5Q5: Is it correct to say that “Management seems to have adopted an approach of going it alone”? And is the example of the separation from Parkinson’s Australia a valid one?

Neither of these assertions is correct.

The Senior Leadership Team of Parkinson’s NSW does not have a policy of ‘going it alone’. It does have a policy of rigorously evaluating the benefits of potential partnerships with its stakeholders.

In the case of external exercise providers, for example, we have found that the hourly dollar figures proposed for participants living with Parkinson’s are above market rates and outside the means of many. Therefore, we have sought more cost-effective solutions.

The split from Parkinson’s Australia was driven by a lack of results, consultation, and transparency from that partnership over a 14-year period. The Board therefore decided that the nearly $50,000 per year in annual fees paid to Parkinson’s Australia would be better spent on direct service provision by Parkinson’s NSW.

For additional perspective, it is useful to note that Parkinson’s Victoria split from Parkinson’s Australia in 2018 and it is our understanding that other States are also reconsidering their membership of the organisation.

The Parkinson’s NSW Board did not take this decision lightly and consulted with Parkinson’s Victoria prior to the split. We are also in the process of forming a close alliance with Parkinson’s Victoria – which would then leverage the resources of Australia’s two largest and most active Parkinson’s organisations.

Parkinson’s NSW also enjoys a close relationship with Parkinson’s South Australia – for which we provided InfoLine services for a 6-month period while it was restructuring. We also work closely with Parkinson’s Tasmania, Western Australia, and Queensland.

Parkinson’s NSW does not “go it alone” in other key sector relationships either:

  • The CEO of Parkinson’s NSW is on the World Parkinson Congress (WPC) Leadership Executive and Chairs a Committee made up of CEOs from around the world. She also presented at the last World Parkinson Congress Leadership Forum on Underserved Communities.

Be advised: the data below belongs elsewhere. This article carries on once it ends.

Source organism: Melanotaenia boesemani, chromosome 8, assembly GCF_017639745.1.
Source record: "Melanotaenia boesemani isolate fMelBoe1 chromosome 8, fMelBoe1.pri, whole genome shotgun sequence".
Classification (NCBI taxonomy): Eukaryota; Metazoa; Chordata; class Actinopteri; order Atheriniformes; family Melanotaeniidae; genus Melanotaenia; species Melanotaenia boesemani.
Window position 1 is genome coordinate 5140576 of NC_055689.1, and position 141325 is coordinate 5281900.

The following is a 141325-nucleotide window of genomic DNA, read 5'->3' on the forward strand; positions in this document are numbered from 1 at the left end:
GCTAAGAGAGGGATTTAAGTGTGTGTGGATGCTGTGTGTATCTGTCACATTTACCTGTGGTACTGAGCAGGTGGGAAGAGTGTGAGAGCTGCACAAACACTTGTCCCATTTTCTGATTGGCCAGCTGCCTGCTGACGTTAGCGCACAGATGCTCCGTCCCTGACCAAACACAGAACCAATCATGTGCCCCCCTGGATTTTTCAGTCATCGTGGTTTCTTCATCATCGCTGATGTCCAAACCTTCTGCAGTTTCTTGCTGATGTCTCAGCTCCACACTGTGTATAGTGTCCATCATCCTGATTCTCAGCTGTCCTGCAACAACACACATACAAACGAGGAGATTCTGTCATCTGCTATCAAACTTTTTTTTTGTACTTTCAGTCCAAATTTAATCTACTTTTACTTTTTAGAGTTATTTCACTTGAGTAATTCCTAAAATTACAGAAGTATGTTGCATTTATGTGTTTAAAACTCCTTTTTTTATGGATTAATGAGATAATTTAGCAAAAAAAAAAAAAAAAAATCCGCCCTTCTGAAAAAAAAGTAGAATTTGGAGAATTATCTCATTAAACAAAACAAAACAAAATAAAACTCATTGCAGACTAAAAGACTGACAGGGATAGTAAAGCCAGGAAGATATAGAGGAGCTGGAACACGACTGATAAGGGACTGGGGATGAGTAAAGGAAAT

• Parkinson’s NSW monitors and evaluates the research output of institutions such as the Garvan Institute (which has a very broad remit of which Parkinson’s is only a part) and the Australian Parkinson’s Mission which works on a specific project under the Garvan Institute exploring the repurposing of drugs.
  • Our Parkinson’s Registered Nurses and Parkinson’s Specialist Nurses are members of the Australasian Neurological Nurses Association (ANNA), the Movement Disorder Society of Australia and New Zealand, and the International Movement Disorder Society.
  • Parkinson’s NSW maintains relationships with, undertakes joint projects (such as Telehealth) with, and refers patients to leading neurologists and researchers.
6Q6: The letter states “Fundraising, without bequests, has only increased $556,000 or 57%” Is this significant?

It is unclear how this figure has been derived. However, a 57% increase is something to celebrate as it is highly unlikely to ever receive this rate of return on any investment strategy.

7Q7: The writer says it is “reckless” to continue the current 5-year plan to build donations based on the results obtained after 3 years. Is this an accurate assessment?